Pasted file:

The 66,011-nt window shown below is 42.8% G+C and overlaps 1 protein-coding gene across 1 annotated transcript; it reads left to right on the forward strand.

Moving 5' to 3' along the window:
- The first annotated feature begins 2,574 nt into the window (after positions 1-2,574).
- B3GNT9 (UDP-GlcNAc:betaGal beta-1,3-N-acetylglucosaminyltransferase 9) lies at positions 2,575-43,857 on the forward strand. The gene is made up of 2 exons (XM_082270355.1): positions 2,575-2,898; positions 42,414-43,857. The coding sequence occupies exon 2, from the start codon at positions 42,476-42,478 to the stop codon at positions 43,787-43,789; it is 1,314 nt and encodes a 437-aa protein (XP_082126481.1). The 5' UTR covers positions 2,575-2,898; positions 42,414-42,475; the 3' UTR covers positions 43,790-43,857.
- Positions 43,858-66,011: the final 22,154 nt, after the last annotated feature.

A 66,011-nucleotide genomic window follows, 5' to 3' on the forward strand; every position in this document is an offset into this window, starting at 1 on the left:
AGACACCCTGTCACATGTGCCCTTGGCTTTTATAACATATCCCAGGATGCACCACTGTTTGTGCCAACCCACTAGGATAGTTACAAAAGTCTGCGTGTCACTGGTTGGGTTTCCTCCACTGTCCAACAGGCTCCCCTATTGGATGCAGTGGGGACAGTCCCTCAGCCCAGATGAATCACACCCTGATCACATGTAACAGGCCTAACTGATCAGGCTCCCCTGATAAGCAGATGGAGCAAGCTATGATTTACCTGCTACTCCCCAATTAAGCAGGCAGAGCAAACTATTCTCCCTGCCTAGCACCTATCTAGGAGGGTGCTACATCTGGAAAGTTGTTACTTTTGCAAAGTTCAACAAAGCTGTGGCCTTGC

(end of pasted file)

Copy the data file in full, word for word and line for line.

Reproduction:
The 66,011-nt window shown below is 42.8% G+C and overlaps 1 protein-coding gene across 1 annotated transcript; it reads left to right on the forward strand.

Moving 5' to 3' along the window:
- The first annotated feature begins 2,574 nt into the window (after positions 1-2,574).
- B3GNT9 (UDP-GlcNAc:betaGal beta-1,3-N-acetylglucosaminyltransferase 9) lies at positions 2,575-43,857 on the forward strand. The gene is made up of 2 exons (XM_082270355.1): positions 2,575-2,898; positions 42,414-43,857. The coding sequence occupies exon 2, from the start codon at positions 42,476-42,478 to the stop codon at positions 43,787-43,789; it is 1,314 nt and encodes a 437-aa protein (XP_082126481.1). The 5' UTR covers positions 2,575-2,898; positions 42,414-42,475; the 3' UTR covers positions 43,790-43,857.
- Positions 43,858-66,011: the final 22,154 nt, after the last annotated feature.

A 66,011-nucleotide genomic window follows, 5' to 3' on the forward strand; every position in this document is an offset into this window, starting at 1 on the left:
AGACACCCTGTCACATGTGCCCTTGGCTTTTATAACATATCCCAGGATGCACCACTGTTTGTGCCAACCCACTAGGATAGTTACAAAAGTCTGCGTGTCACTGGTTGGGTTTCCTCCACTGTCCAACAGGCTCCCCTATTGGATGCAGTGGGGACAGTCCCTCAGCCCAGATGAATCACACCCTGATCACATGTAACAGGCCTAACTGATCAGGCTCCCCTGATAAGCAGATGGAGCAAGCTATGATTTACCTGCTACTCCCCAATTAAGCAGGCAGAGCAAACTATTCTCCCTGCCTAGCACCTATCTAGGAGGGTGCTACATCTGGAAAGTTGTTACTTTTGCAAAGTTCAACAAAGCTGTGGCCTTGC